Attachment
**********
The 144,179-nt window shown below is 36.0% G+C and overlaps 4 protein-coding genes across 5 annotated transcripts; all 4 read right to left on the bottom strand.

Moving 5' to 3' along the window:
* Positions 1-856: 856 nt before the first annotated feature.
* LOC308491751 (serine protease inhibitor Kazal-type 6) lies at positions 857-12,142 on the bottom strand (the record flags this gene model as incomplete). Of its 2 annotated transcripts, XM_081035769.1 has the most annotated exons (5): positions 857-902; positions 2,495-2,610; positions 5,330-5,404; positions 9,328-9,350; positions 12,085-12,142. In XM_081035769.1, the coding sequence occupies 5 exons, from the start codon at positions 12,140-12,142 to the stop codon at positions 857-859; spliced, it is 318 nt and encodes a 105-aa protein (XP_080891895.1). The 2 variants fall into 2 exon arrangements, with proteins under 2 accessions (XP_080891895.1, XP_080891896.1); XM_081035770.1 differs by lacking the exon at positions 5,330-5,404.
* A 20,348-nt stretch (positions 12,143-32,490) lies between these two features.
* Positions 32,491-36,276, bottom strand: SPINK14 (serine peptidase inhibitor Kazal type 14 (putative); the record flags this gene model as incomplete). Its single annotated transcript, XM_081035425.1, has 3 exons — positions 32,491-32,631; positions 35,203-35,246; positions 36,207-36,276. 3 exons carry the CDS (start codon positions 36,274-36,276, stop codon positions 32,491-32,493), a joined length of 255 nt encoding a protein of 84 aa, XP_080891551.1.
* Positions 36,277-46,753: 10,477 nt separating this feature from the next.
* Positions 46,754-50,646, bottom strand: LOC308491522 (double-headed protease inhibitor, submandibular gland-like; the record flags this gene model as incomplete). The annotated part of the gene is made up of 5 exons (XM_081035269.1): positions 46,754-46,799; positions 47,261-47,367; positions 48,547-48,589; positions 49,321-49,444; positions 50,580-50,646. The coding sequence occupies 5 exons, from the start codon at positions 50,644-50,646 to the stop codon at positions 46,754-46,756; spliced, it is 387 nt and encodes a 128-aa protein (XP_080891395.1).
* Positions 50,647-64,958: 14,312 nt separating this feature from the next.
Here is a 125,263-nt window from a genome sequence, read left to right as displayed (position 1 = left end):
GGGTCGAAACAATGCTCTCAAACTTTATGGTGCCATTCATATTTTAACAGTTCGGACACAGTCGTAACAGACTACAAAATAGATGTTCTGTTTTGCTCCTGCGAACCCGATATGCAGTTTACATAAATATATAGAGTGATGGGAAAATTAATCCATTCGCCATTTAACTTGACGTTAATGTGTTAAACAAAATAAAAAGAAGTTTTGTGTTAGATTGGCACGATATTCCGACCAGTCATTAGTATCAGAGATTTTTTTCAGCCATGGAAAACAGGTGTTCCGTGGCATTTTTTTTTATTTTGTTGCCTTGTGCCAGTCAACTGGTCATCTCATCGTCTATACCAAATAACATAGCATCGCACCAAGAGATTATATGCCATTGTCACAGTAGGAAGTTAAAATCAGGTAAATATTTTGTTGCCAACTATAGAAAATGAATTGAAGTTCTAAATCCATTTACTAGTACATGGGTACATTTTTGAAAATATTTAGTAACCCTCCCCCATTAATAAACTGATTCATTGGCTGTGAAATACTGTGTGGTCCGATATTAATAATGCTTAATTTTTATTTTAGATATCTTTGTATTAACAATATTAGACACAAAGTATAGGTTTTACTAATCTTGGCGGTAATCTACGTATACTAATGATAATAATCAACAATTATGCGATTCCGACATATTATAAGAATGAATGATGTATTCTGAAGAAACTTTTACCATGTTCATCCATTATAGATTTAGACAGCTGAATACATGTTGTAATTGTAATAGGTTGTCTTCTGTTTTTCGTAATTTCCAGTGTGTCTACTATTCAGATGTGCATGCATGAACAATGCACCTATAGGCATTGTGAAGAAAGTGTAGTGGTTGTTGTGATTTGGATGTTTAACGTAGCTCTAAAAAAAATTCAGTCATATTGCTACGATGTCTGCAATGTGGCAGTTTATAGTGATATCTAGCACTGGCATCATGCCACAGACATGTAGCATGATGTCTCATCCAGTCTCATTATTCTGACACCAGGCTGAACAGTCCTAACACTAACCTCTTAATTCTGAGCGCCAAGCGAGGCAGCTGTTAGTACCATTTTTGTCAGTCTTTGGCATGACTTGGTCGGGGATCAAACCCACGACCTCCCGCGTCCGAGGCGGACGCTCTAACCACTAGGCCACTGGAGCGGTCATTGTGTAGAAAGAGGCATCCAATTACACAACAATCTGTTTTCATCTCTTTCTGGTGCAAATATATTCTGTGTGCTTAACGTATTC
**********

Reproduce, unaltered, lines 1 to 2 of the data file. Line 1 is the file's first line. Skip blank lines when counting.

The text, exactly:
The 144,179-nt window shown below is 36.0% G+C and overlaps 4 protein-coding genes across 5 annotated transcripts; all 4 read right to left on the bottom strand.

Moving 5' to 3' along the window: